Once again, we have come full-circle. Its back to the basic question of irresponsible lending and its back to the “troubled” mortgages that began the fallout three years ago.

There is, of course, another way to look at it: what’s really happening right now is banks, investors and the Federal Reserve all pushing the check around the table. In truth, what has happened over the last decade is that banks and investors – who include individuals and organizations alike – have made money off these CDO’s or Mortgage-Backed Securities. That money was entirely fictional, based on selling and buying back the same basic assets in ever-more complicated structures. A shell game, one might say, but one investors played on each other, generally with full knowledge that the ball had long since vanished.

The money was never there in the first place, but our entire economy has been operating as though it was. Everything that’s happened in the last three years – TARP, the Stimulus Package, the foreclosures, the layoffs, the vacant malls and stores – are all as a result of this monumental disappearance of fake wealth. That money is not coming back; we are not going to “recover,” in that sense. And banks will continue to try to push assets from place to place, holding off paying the piper as long as possible. And in the meanwhile, the economy will have to do the best it can without that money. Who can say for how long?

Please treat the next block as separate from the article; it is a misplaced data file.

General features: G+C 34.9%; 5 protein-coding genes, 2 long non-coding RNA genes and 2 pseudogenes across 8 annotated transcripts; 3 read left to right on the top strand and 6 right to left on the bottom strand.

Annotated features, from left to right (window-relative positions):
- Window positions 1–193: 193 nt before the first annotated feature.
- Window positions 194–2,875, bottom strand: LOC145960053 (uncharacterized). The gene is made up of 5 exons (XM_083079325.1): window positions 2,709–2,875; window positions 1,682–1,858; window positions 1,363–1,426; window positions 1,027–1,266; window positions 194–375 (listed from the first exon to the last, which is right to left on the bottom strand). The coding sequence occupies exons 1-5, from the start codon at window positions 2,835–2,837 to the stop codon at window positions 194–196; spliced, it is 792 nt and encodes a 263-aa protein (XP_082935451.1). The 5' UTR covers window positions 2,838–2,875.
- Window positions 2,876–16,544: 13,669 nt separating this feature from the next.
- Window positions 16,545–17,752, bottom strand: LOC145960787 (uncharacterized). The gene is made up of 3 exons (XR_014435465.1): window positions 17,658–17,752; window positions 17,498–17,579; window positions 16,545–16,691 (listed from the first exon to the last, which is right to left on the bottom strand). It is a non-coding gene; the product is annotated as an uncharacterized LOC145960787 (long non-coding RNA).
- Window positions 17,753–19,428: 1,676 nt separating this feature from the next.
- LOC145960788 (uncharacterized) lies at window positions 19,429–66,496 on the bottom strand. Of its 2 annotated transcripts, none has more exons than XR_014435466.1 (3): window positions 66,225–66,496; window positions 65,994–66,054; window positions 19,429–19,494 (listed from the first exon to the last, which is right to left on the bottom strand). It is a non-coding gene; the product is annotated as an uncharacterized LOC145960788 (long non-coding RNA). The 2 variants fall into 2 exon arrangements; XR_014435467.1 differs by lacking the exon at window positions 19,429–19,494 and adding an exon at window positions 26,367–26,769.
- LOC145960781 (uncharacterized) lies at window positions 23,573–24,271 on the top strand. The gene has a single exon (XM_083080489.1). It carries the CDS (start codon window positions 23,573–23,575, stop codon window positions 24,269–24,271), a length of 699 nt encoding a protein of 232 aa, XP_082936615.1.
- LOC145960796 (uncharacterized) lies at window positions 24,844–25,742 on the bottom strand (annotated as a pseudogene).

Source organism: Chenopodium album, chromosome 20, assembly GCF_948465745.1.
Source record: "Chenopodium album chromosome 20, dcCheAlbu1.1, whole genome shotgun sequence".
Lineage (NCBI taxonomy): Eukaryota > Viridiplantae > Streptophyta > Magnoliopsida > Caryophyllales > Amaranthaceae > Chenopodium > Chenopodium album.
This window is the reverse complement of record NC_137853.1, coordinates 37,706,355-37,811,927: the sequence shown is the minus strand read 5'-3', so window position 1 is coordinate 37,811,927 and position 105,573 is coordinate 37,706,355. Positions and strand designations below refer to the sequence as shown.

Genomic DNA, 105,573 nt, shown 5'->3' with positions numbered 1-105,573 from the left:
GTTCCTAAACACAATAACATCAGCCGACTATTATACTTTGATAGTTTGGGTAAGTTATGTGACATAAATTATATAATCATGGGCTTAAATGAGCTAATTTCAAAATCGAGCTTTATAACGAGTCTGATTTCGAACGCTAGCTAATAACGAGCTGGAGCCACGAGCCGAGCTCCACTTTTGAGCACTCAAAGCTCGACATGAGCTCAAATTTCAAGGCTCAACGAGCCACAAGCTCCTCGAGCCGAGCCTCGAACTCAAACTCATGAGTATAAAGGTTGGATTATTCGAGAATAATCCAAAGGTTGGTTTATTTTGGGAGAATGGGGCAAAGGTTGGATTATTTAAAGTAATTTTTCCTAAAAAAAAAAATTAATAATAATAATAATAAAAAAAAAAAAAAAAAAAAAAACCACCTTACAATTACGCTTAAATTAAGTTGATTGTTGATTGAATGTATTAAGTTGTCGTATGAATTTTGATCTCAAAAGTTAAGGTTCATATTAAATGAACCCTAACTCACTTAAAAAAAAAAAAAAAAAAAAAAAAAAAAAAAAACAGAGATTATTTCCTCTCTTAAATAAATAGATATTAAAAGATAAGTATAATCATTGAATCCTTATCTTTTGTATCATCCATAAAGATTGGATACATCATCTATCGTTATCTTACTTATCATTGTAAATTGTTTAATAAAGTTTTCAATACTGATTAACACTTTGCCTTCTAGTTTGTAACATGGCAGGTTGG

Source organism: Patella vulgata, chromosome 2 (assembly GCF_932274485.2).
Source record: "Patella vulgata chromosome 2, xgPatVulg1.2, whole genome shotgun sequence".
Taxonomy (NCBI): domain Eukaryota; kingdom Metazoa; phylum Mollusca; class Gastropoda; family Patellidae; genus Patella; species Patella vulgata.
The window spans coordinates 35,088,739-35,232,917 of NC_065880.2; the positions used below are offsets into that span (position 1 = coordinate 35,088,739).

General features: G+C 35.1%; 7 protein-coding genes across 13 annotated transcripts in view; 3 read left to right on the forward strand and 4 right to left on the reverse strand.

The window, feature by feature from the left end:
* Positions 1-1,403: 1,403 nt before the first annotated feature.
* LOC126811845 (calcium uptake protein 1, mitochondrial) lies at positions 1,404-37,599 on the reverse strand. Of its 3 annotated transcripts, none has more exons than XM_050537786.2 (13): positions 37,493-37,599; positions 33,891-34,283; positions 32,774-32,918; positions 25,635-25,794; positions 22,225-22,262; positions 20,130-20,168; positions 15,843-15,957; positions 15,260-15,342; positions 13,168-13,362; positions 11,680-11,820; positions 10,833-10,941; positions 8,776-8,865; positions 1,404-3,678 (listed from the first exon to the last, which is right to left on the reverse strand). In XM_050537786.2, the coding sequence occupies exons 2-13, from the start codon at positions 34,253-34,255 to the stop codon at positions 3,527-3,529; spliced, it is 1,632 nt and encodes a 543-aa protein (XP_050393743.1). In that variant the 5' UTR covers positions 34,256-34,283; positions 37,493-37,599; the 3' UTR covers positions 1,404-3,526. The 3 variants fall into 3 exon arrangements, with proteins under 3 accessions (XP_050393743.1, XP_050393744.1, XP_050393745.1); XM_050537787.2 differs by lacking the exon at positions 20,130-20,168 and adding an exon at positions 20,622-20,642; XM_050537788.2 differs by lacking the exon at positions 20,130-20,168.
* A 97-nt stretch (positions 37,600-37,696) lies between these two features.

Its an uncomfortable thought, to be sure. But reality is not rooted in our personal comfort levels and an honest assessment of the situation says that, while Osama bin-Laden certainly could not have imagined it would actually work out this way, the attack on 911 really did strike a far more serious blow to our nation’s economy than we knew.

Certainly it was the stated goal of al-Qaeda to disrupt our financial centers. Certainly, we know that this much happened at least for a few days: the Stock Market stayed shuttered for several days before finally reopening and air travel was disrupted for a full day. But what followed was a very clear overreaction on the part of the Federal Reserve, knocking interest rates down to never-before-seen levels, bottoming out very near to Paul Krugman’s “zero bound” even before our current economic crisis. And interest rates never really did get back to pre-911 levels, or even half that.

The actual sub-prime mortgage fiasco, however, was not of post-911 origins. It’s origins are rooted well before 911 in the mid-90’s when a President Clinton looking to find ways to work with an intractable Republican Congress signed deregulatory laws that removed fetters in place since the Great Depression. And the derivative markets feeding off mortgage-backed securities was gaining a healthy head of steam well ahead of President Bush’s election.